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I need to the find the inverse continuous time Fourier transform for unitary angular frequency of the following signal:

$e^{a\omega^2 - b\omega + c}$ where $a$ and $b$ and $c$ are real numbers and I want to find the corresponding time-domain signal.

I was able to get the $e^{a\omega^2 + c}$ term transformed, but I was unable to find a transform for $e^{- b\omega}$ that didn't result in a distribution.

Without doing math and looking at the symmetry, I want to say that the $e^{- b\omega}$ term does a complex time shift, but now my mind hurts. Can somebody look up the identity?

--edit-- This spectrum doesn't need to be symmetric, or causal, so expecting some solutions to have imaginary time could be correct. Can somebody comment on this?

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A general method that helps is to use the technique of completing the square so that $\exp(a\omega^2-b\omega+c)$ can be expressed in the form $$\exp\left((\alpha\omega-\beta)^2 + \gamma\right)$$ which is usually easier to deal with. In fact you seem to know how to handle terms of this form since you say that you were able to get an answer for $\exp(a\omega^2+c)$. –  Dilip Sarwate Nov 5 '12 at 13:31
    
@DilipSarwate Well, its possible to do exp(aw^2) by looking at the tables on wikipedia for the Gaussian :-) –  Mikhail Nov 6 '12 at 4:59
    
Read my comment on Hilmar's answer regarding restrictions on when the "tables on wikipedia for the Gaussian" can be used. –  Dilip Sarwate Nov 6 '12 at 13:03
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up vote 3 down vote accepted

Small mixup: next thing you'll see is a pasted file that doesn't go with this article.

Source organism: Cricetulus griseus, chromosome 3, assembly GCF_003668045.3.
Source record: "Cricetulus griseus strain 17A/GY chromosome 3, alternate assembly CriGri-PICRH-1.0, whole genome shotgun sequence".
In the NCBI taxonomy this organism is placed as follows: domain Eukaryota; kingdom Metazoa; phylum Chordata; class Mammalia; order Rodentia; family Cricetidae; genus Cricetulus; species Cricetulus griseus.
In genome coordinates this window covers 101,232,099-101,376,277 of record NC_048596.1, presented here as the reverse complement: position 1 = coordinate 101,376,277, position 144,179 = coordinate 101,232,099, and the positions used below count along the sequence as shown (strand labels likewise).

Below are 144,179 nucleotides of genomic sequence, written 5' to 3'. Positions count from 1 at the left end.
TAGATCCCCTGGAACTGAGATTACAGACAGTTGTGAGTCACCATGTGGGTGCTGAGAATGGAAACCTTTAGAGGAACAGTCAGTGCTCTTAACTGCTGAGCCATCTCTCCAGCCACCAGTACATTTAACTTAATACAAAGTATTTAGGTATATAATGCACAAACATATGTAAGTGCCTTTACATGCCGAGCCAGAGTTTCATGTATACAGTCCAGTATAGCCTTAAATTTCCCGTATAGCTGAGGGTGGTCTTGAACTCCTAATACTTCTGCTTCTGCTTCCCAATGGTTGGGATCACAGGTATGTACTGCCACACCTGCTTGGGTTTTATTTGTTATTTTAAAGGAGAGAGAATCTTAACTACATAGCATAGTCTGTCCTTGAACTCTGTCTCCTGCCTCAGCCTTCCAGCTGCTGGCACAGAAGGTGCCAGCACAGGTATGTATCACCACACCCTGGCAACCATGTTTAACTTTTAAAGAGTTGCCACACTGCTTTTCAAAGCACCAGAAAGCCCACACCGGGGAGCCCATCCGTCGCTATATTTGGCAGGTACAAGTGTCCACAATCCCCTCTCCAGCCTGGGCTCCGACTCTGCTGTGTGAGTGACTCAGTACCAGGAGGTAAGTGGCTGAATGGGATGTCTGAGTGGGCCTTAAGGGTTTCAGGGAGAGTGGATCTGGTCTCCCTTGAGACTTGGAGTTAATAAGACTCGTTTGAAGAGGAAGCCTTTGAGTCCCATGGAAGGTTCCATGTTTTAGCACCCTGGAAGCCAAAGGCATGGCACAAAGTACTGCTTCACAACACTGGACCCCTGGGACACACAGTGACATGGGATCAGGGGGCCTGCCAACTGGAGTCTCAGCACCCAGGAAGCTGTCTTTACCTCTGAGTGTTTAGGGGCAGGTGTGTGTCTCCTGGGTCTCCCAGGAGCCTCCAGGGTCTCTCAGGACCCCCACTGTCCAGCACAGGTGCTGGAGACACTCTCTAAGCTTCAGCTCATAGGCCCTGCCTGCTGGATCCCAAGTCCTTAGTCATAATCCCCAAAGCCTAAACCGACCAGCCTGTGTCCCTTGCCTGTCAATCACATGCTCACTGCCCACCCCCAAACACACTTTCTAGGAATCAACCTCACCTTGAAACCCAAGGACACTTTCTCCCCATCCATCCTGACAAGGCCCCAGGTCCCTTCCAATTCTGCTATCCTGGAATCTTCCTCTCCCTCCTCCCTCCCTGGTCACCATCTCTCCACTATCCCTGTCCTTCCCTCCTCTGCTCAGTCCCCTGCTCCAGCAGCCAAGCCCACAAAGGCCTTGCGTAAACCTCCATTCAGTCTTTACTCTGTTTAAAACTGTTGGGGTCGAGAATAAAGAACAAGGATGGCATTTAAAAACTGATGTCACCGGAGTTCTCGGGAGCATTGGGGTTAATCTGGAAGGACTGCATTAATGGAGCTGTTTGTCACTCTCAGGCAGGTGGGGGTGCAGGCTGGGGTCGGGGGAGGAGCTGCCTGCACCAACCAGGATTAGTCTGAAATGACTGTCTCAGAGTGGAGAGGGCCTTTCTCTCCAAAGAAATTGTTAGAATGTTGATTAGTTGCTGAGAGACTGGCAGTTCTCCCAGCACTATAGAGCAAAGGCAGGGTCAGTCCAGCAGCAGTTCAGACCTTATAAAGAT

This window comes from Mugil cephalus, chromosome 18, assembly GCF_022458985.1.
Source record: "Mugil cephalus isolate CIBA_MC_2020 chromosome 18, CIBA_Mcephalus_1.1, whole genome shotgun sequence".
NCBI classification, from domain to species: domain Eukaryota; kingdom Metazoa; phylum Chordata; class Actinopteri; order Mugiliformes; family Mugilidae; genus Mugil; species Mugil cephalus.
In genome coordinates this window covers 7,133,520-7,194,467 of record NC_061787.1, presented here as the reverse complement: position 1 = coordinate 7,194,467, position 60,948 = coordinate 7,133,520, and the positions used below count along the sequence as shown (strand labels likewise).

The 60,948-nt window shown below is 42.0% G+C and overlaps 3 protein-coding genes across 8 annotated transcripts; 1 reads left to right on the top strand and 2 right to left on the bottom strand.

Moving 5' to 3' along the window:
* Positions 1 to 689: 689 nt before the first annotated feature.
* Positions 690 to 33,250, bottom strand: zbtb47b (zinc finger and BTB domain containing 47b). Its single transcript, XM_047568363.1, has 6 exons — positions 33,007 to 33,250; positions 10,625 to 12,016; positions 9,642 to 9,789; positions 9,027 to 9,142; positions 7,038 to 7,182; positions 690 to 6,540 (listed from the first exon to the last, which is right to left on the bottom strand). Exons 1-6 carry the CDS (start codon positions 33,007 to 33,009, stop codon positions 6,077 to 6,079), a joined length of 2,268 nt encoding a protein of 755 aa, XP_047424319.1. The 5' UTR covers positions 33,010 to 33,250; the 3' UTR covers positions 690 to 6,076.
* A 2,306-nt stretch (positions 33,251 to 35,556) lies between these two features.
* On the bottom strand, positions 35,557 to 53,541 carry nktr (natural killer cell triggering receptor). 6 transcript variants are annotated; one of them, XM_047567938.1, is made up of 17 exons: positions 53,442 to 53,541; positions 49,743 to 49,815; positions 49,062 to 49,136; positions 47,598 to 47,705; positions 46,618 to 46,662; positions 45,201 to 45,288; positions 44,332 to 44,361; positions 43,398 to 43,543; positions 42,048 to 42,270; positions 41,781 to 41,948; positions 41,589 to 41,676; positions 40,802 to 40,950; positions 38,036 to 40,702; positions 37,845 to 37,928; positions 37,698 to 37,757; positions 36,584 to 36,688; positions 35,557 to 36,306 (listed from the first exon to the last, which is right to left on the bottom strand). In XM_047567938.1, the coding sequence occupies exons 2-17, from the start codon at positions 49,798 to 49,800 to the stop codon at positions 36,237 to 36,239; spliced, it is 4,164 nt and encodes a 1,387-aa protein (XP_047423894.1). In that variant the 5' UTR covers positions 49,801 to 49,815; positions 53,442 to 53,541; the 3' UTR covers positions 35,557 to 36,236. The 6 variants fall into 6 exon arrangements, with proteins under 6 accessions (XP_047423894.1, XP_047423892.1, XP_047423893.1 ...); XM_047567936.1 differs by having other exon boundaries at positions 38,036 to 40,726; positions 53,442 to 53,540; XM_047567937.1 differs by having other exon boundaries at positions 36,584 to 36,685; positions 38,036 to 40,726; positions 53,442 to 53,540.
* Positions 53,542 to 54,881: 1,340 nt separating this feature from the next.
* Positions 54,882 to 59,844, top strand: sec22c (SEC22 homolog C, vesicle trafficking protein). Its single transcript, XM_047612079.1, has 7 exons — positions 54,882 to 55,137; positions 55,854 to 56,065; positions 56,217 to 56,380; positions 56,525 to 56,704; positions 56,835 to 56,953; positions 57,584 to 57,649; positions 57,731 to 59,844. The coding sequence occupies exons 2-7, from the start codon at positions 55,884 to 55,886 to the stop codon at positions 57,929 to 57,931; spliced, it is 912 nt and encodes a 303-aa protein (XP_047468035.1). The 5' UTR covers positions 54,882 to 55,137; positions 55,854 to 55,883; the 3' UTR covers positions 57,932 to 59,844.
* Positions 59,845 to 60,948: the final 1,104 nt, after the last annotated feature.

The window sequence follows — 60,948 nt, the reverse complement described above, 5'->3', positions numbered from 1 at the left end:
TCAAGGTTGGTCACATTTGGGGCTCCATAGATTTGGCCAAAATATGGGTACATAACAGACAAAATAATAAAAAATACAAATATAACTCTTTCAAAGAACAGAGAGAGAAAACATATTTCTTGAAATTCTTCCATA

Dilip's idea is an excellent suggestion. Let me slightly modify it. You can rewrite $$a\omega ^{2}-b\omega +c = a(\omega -\omega_{0} )^{2}+d$$ So the whole thing can be written as

$$e^{d}\cdot e^{a(\omega -\omega_{0} )^{2}}$$

That's essentially a Gaussian shifted in frequency with a constant scale factor. The transform of a Gaussian is just another Gaussian and the shift in one domain corresponds to multiplication with a complex exponential in the other domain so the inverse ought to look something like:

$$x(t) = k\cdot e^{\tilde{a}t^{2}}\cdot e^{j\omega _{0}t}$$ where $k$, $\tilde{a}$, and $\omega _{0}$ are determined by the original a, b, and c. a better be a negative number, though, otherwise I don't think that the transform would be convergent.

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As you say, $a$ better be a negative number. Indeed, if $a$ is positive, then "...essentially a Gaussian shifted in frequency..." no longer holds and the proposed form of the inverse transform is not valid either. –  Dilip Sarwate Nov 6 '12 at 2:20
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